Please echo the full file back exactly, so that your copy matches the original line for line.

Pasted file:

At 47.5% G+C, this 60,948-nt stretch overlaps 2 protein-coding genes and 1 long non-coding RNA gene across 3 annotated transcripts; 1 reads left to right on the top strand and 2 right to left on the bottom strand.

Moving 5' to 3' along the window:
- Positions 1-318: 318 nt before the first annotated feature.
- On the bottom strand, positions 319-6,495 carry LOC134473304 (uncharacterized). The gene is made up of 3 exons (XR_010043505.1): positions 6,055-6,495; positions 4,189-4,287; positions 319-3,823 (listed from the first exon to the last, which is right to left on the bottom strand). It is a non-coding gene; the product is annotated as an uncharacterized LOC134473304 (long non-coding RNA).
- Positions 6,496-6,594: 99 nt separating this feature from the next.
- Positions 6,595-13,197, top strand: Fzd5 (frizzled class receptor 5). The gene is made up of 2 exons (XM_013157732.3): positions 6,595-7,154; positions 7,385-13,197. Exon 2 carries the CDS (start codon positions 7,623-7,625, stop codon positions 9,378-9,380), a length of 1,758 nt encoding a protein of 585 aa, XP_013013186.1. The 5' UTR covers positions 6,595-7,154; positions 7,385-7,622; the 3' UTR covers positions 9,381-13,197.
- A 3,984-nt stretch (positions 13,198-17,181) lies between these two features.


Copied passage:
At 47.5% G+C, this 60,948-nt stretch overlaps 2 protein-coding genes and 1 long non-coding RNA gene across 3 annotated transcripts; 1 reads left to right on the top strand and 2 right to left on the bottom strand.

Moving 5' to 3' along the window:
- Positions 1-318: 318 nt before the first annotated feature.
- On the bottom strand, positions 319-6,495 carry LOC134473304 (uncharacterized). The gene is made up of 3 exons (XR_010043505.1): positions 6,055-6,495; positions 4,189-4,287; positions 319-3,823 (listed from the first exon to the last, which is right to left on the bottom strand). It is a non-coding gene; the product is annotated as an uncharacterized LOC134473304 (long non-coding RNA).
- Positions 6,496-6,594: 99 nt separating this feature from the next.
- Positions 6,595-13,197, top strand: Fzd5 (frizzled class receptor 5). The gene is made up of 2 exons (XM_013157732.3): positions 6,595-7,154; positions 7,385-13,197. Exon 2 carries the CDS (start codon positions 7,623-7,625, stop codon positions 9,378-9,380), a length of 1,758 nt encoding a protein of 585 aa, XP_013013186.1. The 5' UTR covers positions 6,595-7,154; positions 7,385-7,622; the 3' UTR covers positions 9,381-13,197.
- A 3,984-nt stretch (positions 13,198-17,181) lies between these two features.